"This year, the most potent October surprise came early. In June, the Supreme Court overturned Roe v. Wade – taking away a fundamental freedom from more than half the country. This government overreach into personal healthcare decisions ignited voters – doubling Kansas’ primary turnout from 2018. Kansans voted overwhelmingly to protect abortion rights and voters in swing districts and states across the country are poised to do the same this October when ballots drop and early voting begins."

"Draconian decisions like overturning Roe have the rare effect of both energizing Democrats AND persuading Independent and Republican swing voters – especially women – to cast a vote for candidates who would fight protect their most fundamental freedoms. These voters will bring an October surprise to extremist Republicans this fall."

Laura Fink, founder and CEO of Rebelle Communications

Laura Fink, founder and CEO of Rebelle Communications (Rebelle Communications)

Boyd Matheson, host of Inside Sources for KSL News Radio and former chief-of-staff to Sen. Mike Lee, R-Utah:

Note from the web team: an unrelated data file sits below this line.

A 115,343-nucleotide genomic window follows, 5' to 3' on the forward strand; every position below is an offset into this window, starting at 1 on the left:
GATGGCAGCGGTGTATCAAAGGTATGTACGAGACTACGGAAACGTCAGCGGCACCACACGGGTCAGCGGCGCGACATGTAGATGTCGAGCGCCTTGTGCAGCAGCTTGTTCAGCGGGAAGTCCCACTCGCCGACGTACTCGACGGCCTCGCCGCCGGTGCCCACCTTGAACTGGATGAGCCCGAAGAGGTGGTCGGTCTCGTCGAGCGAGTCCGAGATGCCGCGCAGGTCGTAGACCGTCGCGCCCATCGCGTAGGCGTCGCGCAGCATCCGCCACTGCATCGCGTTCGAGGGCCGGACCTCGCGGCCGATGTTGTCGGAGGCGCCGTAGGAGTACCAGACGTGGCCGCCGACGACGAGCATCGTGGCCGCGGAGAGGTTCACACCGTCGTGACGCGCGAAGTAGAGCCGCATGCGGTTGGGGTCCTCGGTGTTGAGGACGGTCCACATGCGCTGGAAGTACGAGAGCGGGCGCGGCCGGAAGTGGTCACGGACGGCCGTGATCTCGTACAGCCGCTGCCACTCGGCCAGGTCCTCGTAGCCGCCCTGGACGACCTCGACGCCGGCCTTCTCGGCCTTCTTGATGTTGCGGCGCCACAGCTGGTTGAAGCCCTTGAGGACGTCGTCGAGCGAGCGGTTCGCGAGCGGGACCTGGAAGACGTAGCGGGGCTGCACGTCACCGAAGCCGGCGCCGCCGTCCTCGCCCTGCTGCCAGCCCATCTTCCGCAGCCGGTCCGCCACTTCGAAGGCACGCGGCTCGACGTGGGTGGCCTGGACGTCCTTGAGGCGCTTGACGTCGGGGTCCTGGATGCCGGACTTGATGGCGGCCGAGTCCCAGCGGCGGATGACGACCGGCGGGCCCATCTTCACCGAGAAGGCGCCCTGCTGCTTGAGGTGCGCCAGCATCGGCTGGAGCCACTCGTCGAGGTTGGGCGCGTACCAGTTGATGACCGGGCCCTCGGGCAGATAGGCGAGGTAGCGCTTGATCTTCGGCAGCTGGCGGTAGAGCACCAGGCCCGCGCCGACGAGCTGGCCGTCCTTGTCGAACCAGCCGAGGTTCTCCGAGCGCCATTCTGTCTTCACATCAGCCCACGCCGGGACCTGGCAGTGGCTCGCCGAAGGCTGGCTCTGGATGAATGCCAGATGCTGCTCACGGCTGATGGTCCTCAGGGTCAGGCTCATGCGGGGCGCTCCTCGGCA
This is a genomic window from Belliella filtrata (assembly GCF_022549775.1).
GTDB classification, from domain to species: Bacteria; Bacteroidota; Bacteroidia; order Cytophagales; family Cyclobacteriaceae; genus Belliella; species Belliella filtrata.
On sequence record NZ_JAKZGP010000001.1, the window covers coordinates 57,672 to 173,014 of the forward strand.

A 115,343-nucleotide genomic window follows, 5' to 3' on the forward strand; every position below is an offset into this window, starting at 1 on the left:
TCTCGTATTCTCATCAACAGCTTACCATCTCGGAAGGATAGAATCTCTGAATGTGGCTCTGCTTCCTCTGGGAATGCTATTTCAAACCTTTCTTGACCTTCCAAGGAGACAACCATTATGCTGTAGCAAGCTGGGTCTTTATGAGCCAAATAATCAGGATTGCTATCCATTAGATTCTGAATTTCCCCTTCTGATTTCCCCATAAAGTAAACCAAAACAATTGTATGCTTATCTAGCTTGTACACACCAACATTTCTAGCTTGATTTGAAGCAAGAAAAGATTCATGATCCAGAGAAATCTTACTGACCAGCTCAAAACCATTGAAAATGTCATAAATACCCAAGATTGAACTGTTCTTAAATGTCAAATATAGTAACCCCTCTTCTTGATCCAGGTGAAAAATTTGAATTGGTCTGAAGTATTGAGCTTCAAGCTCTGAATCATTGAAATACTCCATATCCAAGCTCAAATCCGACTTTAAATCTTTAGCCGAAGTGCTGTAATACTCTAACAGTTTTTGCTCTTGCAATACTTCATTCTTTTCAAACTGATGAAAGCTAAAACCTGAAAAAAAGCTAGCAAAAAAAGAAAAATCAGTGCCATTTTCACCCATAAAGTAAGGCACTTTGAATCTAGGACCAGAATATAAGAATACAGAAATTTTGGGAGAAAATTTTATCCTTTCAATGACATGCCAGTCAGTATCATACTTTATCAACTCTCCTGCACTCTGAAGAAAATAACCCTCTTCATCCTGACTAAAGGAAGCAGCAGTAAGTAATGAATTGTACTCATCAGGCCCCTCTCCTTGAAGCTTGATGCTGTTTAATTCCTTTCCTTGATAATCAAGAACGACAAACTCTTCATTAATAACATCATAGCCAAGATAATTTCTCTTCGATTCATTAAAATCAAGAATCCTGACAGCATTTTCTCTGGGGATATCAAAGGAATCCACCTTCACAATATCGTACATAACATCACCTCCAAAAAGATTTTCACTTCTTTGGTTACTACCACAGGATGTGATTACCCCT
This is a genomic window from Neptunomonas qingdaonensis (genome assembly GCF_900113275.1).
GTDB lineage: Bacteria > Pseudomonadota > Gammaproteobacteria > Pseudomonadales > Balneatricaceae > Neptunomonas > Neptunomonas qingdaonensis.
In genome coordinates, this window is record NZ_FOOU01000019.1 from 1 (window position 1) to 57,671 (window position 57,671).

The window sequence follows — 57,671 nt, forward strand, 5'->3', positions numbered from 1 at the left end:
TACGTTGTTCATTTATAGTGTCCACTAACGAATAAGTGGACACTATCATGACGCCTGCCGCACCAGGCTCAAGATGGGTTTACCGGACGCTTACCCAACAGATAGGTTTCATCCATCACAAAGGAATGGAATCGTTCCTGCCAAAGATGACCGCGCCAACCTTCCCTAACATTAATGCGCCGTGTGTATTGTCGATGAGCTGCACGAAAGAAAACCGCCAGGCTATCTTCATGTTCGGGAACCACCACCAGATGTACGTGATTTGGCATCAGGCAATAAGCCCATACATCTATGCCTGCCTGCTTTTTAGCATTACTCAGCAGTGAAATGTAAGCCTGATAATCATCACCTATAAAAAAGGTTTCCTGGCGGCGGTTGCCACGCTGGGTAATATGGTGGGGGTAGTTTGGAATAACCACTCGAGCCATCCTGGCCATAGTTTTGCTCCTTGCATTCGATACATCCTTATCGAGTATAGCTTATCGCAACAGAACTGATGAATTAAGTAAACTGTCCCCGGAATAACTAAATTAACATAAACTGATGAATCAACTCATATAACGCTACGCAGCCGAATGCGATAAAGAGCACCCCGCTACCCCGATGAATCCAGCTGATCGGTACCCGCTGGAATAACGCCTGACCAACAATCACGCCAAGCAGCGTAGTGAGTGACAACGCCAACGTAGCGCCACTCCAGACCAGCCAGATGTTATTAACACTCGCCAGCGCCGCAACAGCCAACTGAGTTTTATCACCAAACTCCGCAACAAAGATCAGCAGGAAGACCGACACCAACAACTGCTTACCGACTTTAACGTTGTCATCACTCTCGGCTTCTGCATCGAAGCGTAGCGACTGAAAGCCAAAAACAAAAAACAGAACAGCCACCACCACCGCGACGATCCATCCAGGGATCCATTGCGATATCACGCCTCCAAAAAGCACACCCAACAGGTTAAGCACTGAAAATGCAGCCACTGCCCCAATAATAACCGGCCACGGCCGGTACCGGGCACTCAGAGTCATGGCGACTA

"After a tumultuous few years of pandemic, political division and civil strife predicting what may unfold as an ‘October surprise’ in the 2022 midterms is a most interesting proposition. The possibilities are endless but might include: an indictment of former president Donald Trump or his children, new revelations in the Hunter Biden probe, Democrats who funded far right candidates with hopes of easy November wins suddenly poised to lose big, Republicans snatching defeat from the jaws of victory as weak general election candidates implode, President Biden announcing he won’t run in 2024, or Former President Trump announcing he will run."